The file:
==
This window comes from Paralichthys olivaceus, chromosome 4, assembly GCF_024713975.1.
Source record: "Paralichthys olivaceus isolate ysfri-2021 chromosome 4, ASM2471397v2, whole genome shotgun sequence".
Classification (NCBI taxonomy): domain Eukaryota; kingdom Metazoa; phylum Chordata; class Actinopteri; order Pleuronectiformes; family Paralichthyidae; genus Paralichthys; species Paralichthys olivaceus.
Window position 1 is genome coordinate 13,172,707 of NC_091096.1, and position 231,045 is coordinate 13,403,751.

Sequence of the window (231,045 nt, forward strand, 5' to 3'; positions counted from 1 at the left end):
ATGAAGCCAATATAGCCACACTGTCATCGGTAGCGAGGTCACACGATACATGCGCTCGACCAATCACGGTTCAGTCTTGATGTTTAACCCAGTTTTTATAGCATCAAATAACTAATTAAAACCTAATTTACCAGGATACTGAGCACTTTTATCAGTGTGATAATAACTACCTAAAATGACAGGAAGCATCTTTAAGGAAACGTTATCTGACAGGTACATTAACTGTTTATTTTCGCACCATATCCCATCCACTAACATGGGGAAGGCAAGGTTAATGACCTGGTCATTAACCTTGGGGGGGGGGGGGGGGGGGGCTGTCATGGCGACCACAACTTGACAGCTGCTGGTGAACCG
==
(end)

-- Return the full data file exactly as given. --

This window comes from Paralichthys olivaceus, chromosome 4, assembly GCF_024713975.1.
Source record: "Paralichthys olivaceus isolate ysfri-2021 chromosome 4, ASM2471397v2, whole genome shotgun sequence".
Classification (NCBI taxonomy): domain Eukaryota; kingdom Metazoa; phylum Chordata; class Actinopteri; order Pleuronectiformes; family Paralichthyidae; genus Paralichthys; species Paralichthys olivaceus.
Window position 1 is genome coordinate 13,172,707 of NC_091096.1, and position 231,045 is coordinate 13,403,751.

Sequence of the window (231,045 nt, forward strand, 5' to 3'; positions counted from 1 at the left end):
ATGAAGCCAATATAGCCACACTGTCATCGGTAGCGAGGTCACACGATACATGCGCTCGACCAATCACGGTTCAGTCTTGATGTTTAACCCAGTTTTTATAGCATCAAATAACTAATTAAAACCTAATTTACCAGGATACTGAGCACTTTTATCAGTGTGATAATAACTACCTAAAATGACAGGAAGCATCTTTAAGGAAACGTTATCTGACAGGTACATTAACTGTTTATTTTCGCACCATATCCCATCCACTAACATGGGGAAGGCAAGGTTAATGACCTGGTCATTAACCTTGGGGGGGGGGGGGGGGGGGGCTGTCATGGCGACCACAACTTGACAGCTGCTGGTGAACCG